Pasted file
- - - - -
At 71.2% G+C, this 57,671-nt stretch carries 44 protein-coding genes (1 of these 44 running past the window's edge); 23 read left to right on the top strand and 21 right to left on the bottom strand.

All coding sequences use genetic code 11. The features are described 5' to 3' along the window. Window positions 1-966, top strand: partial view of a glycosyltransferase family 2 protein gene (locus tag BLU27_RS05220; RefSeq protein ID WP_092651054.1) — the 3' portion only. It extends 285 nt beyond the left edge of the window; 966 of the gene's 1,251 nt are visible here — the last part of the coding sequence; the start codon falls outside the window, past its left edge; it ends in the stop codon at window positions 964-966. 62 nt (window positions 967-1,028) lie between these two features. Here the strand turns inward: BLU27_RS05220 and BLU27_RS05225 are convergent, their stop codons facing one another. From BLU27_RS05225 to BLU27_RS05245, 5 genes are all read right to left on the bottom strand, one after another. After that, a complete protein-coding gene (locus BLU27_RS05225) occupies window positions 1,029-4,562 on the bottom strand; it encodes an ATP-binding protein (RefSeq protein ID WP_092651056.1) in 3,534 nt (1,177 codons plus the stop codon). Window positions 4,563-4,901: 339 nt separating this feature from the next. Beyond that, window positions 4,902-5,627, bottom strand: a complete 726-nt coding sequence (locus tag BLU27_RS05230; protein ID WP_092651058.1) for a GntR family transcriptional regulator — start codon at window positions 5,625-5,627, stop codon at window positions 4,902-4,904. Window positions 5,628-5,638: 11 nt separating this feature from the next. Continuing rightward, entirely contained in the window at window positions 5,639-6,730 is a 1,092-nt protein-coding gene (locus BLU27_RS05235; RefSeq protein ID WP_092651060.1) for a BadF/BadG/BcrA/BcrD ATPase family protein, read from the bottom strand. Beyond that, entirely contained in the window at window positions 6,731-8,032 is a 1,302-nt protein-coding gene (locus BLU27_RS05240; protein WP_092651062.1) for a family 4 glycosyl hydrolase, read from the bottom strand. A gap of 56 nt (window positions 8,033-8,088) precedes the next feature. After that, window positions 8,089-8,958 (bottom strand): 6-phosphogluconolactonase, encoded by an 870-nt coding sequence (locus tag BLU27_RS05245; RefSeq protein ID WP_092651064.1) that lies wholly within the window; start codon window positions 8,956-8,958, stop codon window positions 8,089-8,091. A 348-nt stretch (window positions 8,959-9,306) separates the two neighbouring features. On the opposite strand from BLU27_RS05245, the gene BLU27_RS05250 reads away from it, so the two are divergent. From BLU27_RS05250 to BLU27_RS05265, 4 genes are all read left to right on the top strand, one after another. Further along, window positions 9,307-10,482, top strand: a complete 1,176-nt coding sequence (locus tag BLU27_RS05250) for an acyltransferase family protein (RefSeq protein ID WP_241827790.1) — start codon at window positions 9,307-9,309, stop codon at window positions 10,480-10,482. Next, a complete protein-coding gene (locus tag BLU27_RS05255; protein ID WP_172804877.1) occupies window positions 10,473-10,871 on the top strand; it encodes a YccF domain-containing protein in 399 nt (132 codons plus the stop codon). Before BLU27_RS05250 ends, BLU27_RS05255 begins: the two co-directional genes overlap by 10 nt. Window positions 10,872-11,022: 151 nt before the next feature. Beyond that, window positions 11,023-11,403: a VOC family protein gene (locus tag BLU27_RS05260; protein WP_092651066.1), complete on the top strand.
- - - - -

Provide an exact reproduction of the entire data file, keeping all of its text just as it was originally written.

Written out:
At 71.2% G+C, this 57,671-nt stretch carries 44 protein-coding genes (1 of these 44 running past the window's edge); 23 read left to right on the top strand and 21 right to left on the bottom strand.

All coding sequences use genetic code 11. The features are described 5' to 3' along the window. Window positions 1-966, top strand: partial view of a glycosyltransferase family 2 protein gene (locus tag BLU27_RS05220; RefSeq protein ID WP_092651054.1) — the 3' portion only. It extends 285 nt beyond the left edge of the window; 966 of the gene's 1,251 nt are visible here — the last part of the coding sequence; the start codon falls outside the window, past its left edge; it ends in the stop codon at window positions 964-966. 62 nt (window positions 967-1,028) lie between these two features. Here the strand turns inward: BLU27_RS05220 and BLU27_RS05225 are convergent, their stop codons facing one another. From BLU27_RS05225 to BLU27_RS05245, 5 genes are all read right to left on the bottom strand, one after another. After that, a complete protein-coding gene (locus BLU27_RS05225) occupies window positions 1,029-4,562 on the bottom strand; it encodes an ATP-binding protein (RefSeq protein ID WP_092651056.1) in 3,534 nt (1,177 codons plus the stop codon). Window positions 4,563-4,901: 339 nt separating this feature from the next. Beyond that, window positions 4,902-5,627, bottom strand: a complete 726-nt coding sequence (locus tag BLU27_RS05230; protein ID WP_092651058.1) for a GntR family transcriptional regulator — start codon at window positions 5,625-5,627, stop codon at window positions 4,902-4,904. Window positions 5,628-5,638: 11 nt separating this feature from the next. Continuing rightward, entirely contained in the window at window positions 5,639-6,730 is a 1,092-nt protein-coding gene (locus BLU27_RS05235; RefSeq protein ID WP_092651060.1) for a BadF/BadG/BcrA/BcrD ATPase family protein, read from the bottom strand. Beyond that, entirely contained in the window at window positions 6,731-8,032 is a 1,302-nt protein-coding gene (locus BLU27_RS05240; protein WP_092651062.1) for a family 4 glycosyl hydrolase, read from the bottom strand. A gap of 56 nt (window positions 8,033-8,088) precedes the next feature. After that, window positions 8,089-8,958 (bottom strand): 6-phosphogluconolactonase, encoded by an 870-nt coding sequence (locus tag BLU27_RS05245; RefSeq protein ID WP_092651064.1) that lies wholly within the window; start codon window positions 8,956-8,958, stop codon window positions 8,089-8,091. A 348-nt stretch (window positions 8,959-9,306) separates the two neighbouring features. On the opposite strand from BLU27_RS05245, the gene BLU27_RS05250 reads away from it, so the two are divergent. From BLU27_RS05250 to BLU27_RS05265, 4 genes are all read left to right on the top strand, one after another. Further along, window positions 9,307-10,482, top strand: a complete 1,176-nt coding sequence (locus tag BLU27_RS05250) for an acyltransferase family protein (RefSeq protein ID WP_241827790.1) — start codon at window positions 9,307-9,309, stop codon at window positions 10,480-10,482. Next, a complete protein-coding gene (locus tag BLU27_RS05255; protein ID WP_172804877.1) occupies window positions 10,473-10,871 on the top strand; it encodes a YccF domain-containing protein in 399 nt (132 codons plus the stop codon). Before BLU27_RS05250 ends, BLU27_RS05255 begins: the two co-directional genes overlap by 10 nt. Window positions 10,872-11,022: 151 nt before the next feature. Beyond that, window positions 11,023-11,403: a VOC family protein gene (locus tag BLU27_RS05260; protein WP_092651066.1), complete on the top strand.